My Dad has not always been an easy person to deal with. He can be extremely senstitive and has difficulty letting go of old grudges. He particularly takes issue with relatives who have wronged him in the past. Whenever our family has a reunion, there will be a retelling of old bitter stories of betrayals and wrong doings from so and so, so much so that it became a sort of sacred family ritual whenever the family meets. We have all grown used to it and will just listen. Luckily we, the younger generation, did not let our father’s unforgiveness carry on to the next generation. Surprisingly Dad did not expect us to either. He can be both wise and foolish like that.

There is an uncle of ours (our Mom’s sister’s husband) whom Dad had refused to fellowship with in more than a decade. Dad refused to attend any family events, from Lunar New Year visits to wedding dinners, if that uncle was present. You can imagine the awkwardness we had to deal with trying to juggle between them. It’s hardest on Mom because that sister is the closest to her since they both live in the same town. I have never been sure how that uncle and aunt felt about the whole issue. I don’t know if that uncle held the same grudge towards my Dad, or if he felt justified or remorseful in whatever wrong my Dad felt he did him, or if he had been hoping for a reconciliation all these years, I have no idea. If I had to go by my childhood experiences, I can only say that both my uncle and aunt were not exactly easy-going people either. Basically, they all (our elders) have their hang-ups.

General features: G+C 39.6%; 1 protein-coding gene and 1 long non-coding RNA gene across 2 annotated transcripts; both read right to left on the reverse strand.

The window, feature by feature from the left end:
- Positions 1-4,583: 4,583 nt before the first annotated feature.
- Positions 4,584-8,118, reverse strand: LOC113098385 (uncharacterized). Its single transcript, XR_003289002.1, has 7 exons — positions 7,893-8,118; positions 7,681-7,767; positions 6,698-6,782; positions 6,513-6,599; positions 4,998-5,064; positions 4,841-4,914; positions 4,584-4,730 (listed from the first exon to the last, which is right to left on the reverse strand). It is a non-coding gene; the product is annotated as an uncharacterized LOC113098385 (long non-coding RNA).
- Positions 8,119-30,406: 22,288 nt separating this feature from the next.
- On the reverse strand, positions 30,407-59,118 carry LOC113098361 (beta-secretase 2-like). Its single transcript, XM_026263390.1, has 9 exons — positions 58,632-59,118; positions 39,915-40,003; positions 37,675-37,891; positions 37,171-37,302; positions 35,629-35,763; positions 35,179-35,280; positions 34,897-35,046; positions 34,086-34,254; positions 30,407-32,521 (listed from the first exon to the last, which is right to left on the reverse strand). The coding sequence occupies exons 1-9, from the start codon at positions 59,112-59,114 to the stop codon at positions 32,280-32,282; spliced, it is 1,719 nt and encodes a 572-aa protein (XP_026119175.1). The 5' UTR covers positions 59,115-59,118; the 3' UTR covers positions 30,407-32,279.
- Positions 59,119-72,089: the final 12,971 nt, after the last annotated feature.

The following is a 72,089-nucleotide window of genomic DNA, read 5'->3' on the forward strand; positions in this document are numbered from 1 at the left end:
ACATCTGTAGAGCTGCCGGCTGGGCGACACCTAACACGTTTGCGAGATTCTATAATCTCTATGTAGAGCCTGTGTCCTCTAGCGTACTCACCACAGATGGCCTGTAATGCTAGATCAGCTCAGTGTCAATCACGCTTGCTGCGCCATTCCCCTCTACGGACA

Then earlier this year, Dad fell ill. Not gravely ill but the symptoms persisted long enough to worry him. Mom had to leave him to take care of her own ailing mother in another state. Dad was all alone. Worried upon hearing of Dad’s persistent condition, Mom called her sister up and asked her to look-out for my Dad. Imagine the awkwardness. I do not know how exactly things unfolded but it appeared that my aunt called Dad regularly to show her concern and support during those uncertain days. All these I did not know until Dad called up one evening, over a week ago, and said that he will be reconciling with my aunt and uncle and that they had arranged to meet up over dinner the following night for that purpose, to put aside old wounds and start anew.

It came so unexpectedly that it did not register with me at first. As he went on to explain how my aunt put aside her pride to reach out to him during the period that he was ill, it began to dawn on me that Dad is finally able to reach forgiveness. When that thought hit me, all I could hear was my own inner voice silently giving praise to God for doing what the family had deemed close to impossible. When I came around, Dad was just finishing off his account of what he thought of the whole situation.

“….and I tell you Ling, I truly believe God has a hand in this.”

That was such a precious thing to hear from my Dad. I understand a little better now what was meant when people say that it is only on hindsight that we are able to see the hand of God behind the arbitrariness of life. Nothing is random anymore when we give our life to God.

All praise and glory to Jesus, the Master Redeemer.